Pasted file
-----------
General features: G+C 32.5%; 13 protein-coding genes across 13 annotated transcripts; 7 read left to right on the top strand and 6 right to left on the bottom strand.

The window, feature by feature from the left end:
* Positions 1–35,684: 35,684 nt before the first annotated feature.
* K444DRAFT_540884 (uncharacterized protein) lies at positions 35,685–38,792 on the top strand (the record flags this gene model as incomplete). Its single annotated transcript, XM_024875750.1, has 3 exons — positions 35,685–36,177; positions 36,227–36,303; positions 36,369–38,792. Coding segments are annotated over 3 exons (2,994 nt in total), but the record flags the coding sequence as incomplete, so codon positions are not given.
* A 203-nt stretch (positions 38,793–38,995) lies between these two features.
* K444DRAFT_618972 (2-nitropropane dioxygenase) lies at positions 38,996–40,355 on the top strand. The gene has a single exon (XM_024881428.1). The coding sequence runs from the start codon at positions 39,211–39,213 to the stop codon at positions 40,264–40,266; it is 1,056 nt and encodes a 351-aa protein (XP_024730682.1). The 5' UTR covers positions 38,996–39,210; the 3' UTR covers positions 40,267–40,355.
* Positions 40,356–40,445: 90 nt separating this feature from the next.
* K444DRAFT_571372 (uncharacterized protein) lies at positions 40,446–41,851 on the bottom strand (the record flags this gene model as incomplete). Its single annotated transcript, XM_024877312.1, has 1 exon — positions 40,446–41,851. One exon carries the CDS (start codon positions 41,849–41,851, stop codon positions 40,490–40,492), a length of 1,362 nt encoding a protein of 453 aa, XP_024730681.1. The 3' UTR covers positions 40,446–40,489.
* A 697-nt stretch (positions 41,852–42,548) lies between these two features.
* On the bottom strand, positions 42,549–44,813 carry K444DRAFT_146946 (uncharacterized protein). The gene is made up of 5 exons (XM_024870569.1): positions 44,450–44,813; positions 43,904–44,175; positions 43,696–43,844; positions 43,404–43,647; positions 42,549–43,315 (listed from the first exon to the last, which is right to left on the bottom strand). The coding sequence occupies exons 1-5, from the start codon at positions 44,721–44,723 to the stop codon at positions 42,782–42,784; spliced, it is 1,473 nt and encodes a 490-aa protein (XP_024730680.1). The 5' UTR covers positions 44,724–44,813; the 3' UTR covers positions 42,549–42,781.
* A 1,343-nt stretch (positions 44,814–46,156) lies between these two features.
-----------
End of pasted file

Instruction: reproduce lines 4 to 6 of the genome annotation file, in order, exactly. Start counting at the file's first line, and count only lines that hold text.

* K444DRAFT_540884 (uncharacterized protein) lies at positions 35,685–38,792 on the top strand (the record flags this gene model as incomplete). Its single annotated transcript, XM_024875750.1, has 3 exons — positions 35,685–36,177; positions 36,227–36,303; positions 36,369–38,792. Coding segments are annotated over 3 exons (2,994 nt in total), but the record flags the coding sequence as incomplete, so codon positions are not given.
* A 203-nt stretch (positions 38,793–38,995) lies between these two features.
* K444DRAFT_618972 (2-nitropropane dioxygenase) lies at positions 38,996–40,355 on the top strand. The gene has a single exon (XM_024881428.1). The coding sequence runs from the start codon at positions 39,211–39,213 to the stop codon at positions 40,264–40,266; it is 1,056 nt and encodes a 351-aa protein (XP_024730682.1). The 5' UTR covers positions 38,996–39,210; the 3' UTR covers positions 40,267–40,355.